Book your dolphin tour in Hawaii:
7. Murals and microbreweries in Kakaako, Oahu
Recommended by Maureen from So Many Places! So Little Time!
Make sure you take a trip to the newly hip area of Kakaako in Honolulu to check out the stunning street art murals and boutique microbreweries.
Kaka’ako was an old, uninteresting industrial area off Ala Moana Avenue between Waikiki and downtown. It’s only a ten to fifteen-minute bus or uber ride from central Honolulu, and it’s well worth taking a look around.
The start of the transformation of the Kakaako area started about ten years ago with the first Pow Wow art festival.
Huge vibrant murals were painted on the large industrial building walls by local and international artists.
The Pow Wow art festival now takes place in February every year, with about a hundred artists taking part, and a wide variety of new creative street murals are created.
You can choose to just wander around at your leisure or refer to the map on POW! WOW!’s website to find the location of every mural in the area.
Once you’ve been stunned by all the amazing artwork and worked up a bit of a thirst, check out some of the interesting microbreweries and speakeasies and sample some of their unique brews and great food.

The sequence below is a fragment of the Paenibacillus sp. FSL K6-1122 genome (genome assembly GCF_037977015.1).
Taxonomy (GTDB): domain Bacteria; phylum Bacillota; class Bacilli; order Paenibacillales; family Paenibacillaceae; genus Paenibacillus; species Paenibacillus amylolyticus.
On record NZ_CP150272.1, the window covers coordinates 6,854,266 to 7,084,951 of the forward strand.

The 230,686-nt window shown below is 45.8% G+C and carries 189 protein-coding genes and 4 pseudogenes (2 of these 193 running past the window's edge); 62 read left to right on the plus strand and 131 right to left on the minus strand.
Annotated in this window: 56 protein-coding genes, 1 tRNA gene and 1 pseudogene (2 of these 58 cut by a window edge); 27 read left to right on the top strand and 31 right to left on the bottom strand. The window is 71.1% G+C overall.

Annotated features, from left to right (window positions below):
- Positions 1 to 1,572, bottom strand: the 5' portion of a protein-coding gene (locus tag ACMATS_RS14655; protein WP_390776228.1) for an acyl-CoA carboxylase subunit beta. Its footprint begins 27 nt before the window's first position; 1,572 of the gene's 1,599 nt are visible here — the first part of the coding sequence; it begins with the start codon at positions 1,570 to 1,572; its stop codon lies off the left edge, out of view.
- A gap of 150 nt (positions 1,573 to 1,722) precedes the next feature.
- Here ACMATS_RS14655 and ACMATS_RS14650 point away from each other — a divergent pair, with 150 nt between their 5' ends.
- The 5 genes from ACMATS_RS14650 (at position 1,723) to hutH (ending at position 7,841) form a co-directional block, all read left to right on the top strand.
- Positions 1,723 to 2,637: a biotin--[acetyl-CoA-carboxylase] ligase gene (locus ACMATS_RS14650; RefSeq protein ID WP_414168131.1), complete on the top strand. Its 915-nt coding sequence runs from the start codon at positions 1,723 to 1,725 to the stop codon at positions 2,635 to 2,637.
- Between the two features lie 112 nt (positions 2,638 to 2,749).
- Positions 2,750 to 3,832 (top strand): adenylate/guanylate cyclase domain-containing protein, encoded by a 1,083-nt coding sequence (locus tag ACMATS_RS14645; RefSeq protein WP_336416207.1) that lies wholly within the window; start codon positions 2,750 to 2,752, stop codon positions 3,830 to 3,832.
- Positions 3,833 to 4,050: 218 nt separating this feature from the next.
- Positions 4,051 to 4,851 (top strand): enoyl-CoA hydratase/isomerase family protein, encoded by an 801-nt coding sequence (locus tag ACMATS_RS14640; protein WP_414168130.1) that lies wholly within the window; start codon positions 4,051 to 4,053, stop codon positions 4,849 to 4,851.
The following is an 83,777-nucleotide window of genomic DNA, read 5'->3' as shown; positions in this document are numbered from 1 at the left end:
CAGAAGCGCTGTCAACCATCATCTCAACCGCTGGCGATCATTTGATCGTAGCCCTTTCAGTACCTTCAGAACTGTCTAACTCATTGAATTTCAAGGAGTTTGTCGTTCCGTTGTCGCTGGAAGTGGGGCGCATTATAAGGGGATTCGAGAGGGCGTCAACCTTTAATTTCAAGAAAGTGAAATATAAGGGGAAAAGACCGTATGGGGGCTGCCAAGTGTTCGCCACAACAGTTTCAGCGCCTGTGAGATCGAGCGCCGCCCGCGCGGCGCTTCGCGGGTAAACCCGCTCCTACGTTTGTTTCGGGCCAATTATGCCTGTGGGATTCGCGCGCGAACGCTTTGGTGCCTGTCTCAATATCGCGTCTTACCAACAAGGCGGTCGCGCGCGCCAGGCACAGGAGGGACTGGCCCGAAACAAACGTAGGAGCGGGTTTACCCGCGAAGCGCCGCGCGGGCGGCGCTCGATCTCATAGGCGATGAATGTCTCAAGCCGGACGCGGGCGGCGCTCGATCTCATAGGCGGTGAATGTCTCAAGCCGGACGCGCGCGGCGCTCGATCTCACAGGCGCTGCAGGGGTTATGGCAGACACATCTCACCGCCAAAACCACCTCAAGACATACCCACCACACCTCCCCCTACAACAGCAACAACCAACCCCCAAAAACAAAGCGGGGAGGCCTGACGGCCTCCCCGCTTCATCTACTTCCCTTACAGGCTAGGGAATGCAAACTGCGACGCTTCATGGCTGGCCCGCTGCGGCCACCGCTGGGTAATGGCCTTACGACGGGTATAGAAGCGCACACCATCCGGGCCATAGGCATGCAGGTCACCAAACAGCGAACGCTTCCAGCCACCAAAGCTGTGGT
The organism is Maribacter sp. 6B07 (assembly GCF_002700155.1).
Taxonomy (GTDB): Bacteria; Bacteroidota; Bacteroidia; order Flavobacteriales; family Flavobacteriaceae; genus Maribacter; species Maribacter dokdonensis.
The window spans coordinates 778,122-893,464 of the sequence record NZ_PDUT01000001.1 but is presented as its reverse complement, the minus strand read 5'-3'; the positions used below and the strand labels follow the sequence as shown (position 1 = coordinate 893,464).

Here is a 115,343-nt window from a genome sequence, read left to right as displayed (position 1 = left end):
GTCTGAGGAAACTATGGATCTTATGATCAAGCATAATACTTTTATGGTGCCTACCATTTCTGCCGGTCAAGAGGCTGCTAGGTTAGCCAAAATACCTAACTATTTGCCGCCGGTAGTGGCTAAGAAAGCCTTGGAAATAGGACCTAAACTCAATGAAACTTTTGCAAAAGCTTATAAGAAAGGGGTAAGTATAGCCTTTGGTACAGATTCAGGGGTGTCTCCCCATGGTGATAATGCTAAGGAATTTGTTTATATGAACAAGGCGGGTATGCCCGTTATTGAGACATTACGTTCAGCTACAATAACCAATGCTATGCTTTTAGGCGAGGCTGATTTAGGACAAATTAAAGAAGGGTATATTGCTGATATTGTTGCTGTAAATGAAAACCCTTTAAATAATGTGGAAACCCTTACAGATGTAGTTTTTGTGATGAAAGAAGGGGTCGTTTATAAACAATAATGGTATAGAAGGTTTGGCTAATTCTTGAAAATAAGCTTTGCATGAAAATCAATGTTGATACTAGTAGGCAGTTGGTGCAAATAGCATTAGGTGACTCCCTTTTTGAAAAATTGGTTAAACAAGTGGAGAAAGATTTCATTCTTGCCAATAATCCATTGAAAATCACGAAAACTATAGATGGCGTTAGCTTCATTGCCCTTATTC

Kakaako has a history of beer making. Some of the most popular breweries are the Honolulu BeerWorks, the Waikiki Brewing Company, the Bruseum, the Brave Brewing Home, and the Aloha Beer Company.
8. Pearl Harbor
Recommended by Holly from Globeblogging
There are several myths about visiting Pearl Harbor. That you have to go with a tour, that you have to show up early or miss out on free tickets, that it’s all about the Arizona Memorial.
One thing there is no confusion about is that it is not to be missed on your Oahu itinerary if you are visiting the island.